|How I Met Your Mother episode|
|Episode no.|| Season 3|
|Written by||Stephen Lloyd|
|Directed by||Pamela Fryman|
|Original airdate||November 12, 2007|
|List of How I Met Your Mother episodes|
As the episode begins, Ted is dating whom he believes to be the perfect girl, blissfully unaware of the fact that she is a chatterbox. At first, his friends are hesitant to reveal this fact to Ted, but eventually do, thereby shattering Ted's illusion of his perfect girl (complete with sound effects). In retaliation, Ted reveals to Marshall the fact that Lily chews loudly, shattering Marshall's illusion of his wife. Each character in turn is also revealed to have a flaw, invisible to some, but obvious to others: Ted's tendency to correct people, Robin's tendency to overuse (often incorrectly) the word "literally," Marshall's tendency to describe what he does in song, and Barney's use of lame catch phrases, high-pitched voices, and general spacing out.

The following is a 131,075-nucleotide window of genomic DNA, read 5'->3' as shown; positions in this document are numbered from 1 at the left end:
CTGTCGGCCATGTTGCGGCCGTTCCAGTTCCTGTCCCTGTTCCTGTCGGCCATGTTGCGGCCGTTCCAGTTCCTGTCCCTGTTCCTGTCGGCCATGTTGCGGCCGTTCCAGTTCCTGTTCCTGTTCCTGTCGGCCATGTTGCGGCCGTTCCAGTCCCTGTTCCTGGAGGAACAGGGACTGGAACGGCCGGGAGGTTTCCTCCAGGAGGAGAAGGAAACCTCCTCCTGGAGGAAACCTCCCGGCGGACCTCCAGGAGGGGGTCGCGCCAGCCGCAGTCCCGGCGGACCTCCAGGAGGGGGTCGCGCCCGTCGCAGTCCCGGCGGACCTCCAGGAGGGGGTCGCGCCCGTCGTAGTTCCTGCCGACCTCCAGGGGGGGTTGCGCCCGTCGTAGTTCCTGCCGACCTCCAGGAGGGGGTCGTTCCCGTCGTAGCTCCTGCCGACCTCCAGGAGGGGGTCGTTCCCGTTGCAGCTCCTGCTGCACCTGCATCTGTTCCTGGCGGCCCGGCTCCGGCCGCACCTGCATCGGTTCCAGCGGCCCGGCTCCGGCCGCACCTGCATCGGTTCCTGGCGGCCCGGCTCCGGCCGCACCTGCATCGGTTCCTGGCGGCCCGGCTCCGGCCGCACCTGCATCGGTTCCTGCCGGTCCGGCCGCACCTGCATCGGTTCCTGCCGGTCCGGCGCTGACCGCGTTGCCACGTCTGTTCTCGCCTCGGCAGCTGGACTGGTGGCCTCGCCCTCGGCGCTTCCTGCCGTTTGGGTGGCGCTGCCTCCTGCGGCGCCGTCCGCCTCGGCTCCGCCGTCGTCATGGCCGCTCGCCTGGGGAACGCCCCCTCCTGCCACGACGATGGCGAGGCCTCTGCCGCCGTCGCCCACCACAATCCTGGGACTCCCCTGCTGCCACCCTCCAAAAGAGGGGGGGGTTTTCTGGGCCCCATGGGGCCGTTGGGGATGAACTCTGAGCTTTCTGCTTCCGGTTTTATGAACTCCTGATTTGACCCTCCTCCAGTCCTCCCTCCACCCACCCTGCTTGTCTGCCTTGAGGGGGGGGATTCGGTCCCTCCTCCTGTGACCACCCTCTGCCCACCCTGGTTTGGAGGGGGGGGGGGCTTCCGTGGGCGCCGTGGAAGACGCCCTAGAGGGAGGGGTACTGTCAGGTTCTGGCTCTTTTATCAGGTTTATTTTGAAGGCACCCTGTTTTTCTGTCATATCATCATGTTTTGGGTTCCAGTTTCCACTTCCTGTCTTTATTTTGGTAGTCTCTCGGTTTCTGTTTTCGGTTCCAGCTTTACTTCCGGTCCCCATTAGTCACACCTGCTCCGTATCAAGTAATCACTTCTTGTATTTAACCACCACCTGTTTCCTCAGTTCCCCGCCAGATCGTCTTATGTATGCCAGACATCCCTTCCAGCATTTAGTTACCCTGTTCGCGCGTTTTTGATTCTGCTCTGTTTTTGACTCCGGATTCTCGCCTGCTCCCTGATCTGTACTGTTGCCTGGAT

Meanwhile, Marshall is awaiting the results of the New York Bar Exam, but cannot remember the password to access his score online. Barney claims to have software that can illegally bypass the Bar's firewall and offers the software to Marshall. Marshall relents, and allows Barney to install the software on his computer. It turns out Barney has no such software, and the whole production was merely a scheme to get Marshall to watch a video of a dog using a baby as a toilet.
As it turns out, one of Marshall's annoying songs was merely a mnemonic device to help him remember his password. Marshall enters his password and discovers he has passed the bar exam. The friends celebrate at the bar downstairs, each reveling in their own supposed character flaws. In a flashforward 3 years, Ted encounters his talkative ex-girlfriend and her new, deaf fiance, whose illusion he shatters.
- This episode's working title was "White Noise."
- Annoying Habits:
- Lily chews loudly.
- Ted corrects people.
- Robin uses the word 'literally' often. As quoted by Ted, she uses the word in "every other sentence."
- Marshall sings his sentences, and he sings about his actions as he does them.
- Barney uses lame catch phrases constantly, talks in a weird high-pitched voice, and spaces out and doesn't know what's happening.